One current explanation is that the perceptual problems are due to a hyperactivation of the visual cortex of the brain, particularly in more anterior visual areas, which is reduced by precise individual colour. Symptoms of visual stress include:

  • Movement of the printed text
  • Blurring of print
  • Letters changing size or shape
  • Patterns in the print (sometimes described as rivers or worms)
  • Halos of colour surrounding letters or words
  • Tiring easily whilst reading
  • Headaches or visual discomfort
  • Red, sore, watery eyes.

Visual Stress and Photosensitive migraine

Migraine attacks have many triggers, including stress, particular foods, and hormones. About 40% of migraine attacks may be visually-induced by flickering light, patterns or reading. These attacks may be helped by precision tinted lenses.

Research in the US undertaken by a team of neuroscientists, using brain imaging, has shown that a suppression of hyper-excitability in the visual cortex occurs in migraineurs when individually selected precision tinted lenses are worn.

The lenses for the study were selected using the Intuitive Colorimeter.

The solution

Visual Stress can be reduced by the use of coloured filters: a coloured overlay placed over the text or coloured lenses worn in spectacles. The reduction occurs only when the colour is selected to suit the individual.

A coloured overlay assessment may be performed as part of a vision therapy examination, depending on the symptoms, with overlays issued if necessary. If eye exercises are also required we will reassess the overlay requirement on completion of the course of eye exercises. If there is still a benefit we will perform colorimetry to identify the appropriate colour for spectacles using our assessment software. As a rule of thumb, we will only suggest tinted coloured lenses once exercises have been completed. Our own experience has shown that just completing the exercises often sorts out the problem.

Book an Appointment

Give us a call:
01749 345259


My local optician says that my child’s eyes are fine. What do you do that he/she doesn’t?

A national health service sight test is only designed to identify if an individual needs glasses or has any eye disease. It is, literally, a test of the sight.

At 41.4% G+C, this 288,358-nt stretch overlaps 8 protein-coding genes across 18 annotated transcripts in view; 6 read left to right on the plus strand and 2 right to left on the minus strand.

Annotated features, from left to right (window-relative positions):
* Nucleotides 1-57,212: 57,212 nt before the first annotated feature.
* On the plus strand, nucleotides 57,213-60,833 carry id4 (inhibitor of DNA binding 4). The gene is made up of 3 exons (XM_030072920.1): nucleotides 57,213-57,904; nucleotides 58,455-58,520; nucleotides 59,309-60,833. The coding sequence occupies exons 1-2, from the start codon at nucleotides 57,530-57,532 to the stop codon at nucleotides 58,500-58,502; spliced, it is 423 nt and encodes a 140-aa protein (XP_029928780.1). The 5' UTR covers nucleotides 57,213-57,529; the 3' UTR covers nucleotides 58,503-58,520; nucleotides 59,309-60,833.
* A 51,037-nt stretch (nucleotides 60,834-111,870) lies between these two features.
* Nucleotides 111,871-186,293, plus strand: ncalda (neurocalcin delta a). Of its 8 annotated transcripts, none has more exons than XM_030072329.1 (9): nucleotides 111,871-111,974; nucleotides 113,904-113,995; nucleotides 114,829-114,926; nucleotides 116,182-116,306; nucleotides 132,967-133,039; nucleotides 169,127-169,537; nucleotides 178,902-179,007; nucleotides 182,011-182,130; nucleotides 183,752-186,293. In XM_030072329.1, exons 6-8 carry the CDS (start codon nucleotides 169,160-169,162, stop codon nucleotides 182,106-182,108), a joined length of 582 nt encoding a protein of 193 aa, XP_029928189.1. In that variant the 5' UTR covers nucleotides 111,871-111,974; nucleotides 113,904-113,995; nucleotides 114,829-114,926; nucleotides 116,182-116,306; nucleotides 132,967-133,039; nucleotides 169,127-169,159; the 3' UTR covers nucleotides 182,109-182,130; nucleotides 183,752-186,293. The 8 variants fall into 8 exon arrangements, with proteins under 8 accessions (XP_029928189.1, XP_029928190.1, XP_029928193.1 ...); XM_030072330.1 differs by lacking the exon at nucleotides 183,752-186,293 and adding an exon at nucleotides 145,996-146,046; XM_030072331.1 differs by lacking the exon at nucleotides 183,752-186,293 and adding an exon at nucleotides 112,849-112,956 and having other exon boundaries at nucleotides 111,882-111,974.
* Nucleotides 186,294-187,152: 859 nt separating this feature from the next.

The eyes collect the information but if they do not work efficiently together our brains are unable to interpret the gathered information. Vision therapists examine the whole vision system, including how well the eyes work as a team. This is far more in depth and is not available on the NHS.

How common is this problem?

It has been estimated that 1 in 5 people may have a binocular vision problem (Hokada 1985).

Why do I have to pay for this service?

Unfortunately, this is not as yet available on the NHS.

My optician says there is no evidence to say that this works?

There is a lot of cynicism regarding the efficacy of vision therapy, however there is growing anecdotal and more importantly scientific evidence that supports our work and the positive results that we achieve.

Is there anywhere I can get more information about helping my child to succeed?

Mary Mountstephen, who is an associate member of the British Dyslexia association and child development specialist has developed individualised assessment and intervention programs using international research based resources. Her practical books for parents are available on Amazon.

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Christopher Young

Christopher Young


Chris qualified as an optometrist virtually before time began. He has worked in the practice since it opened in 1986 and now specialises in Vision Therapy. In his spare time he is a member of the local Masonic Lodge and enjoys sailing, watching rugby and cricket as well as sampling Single Malts and red wine.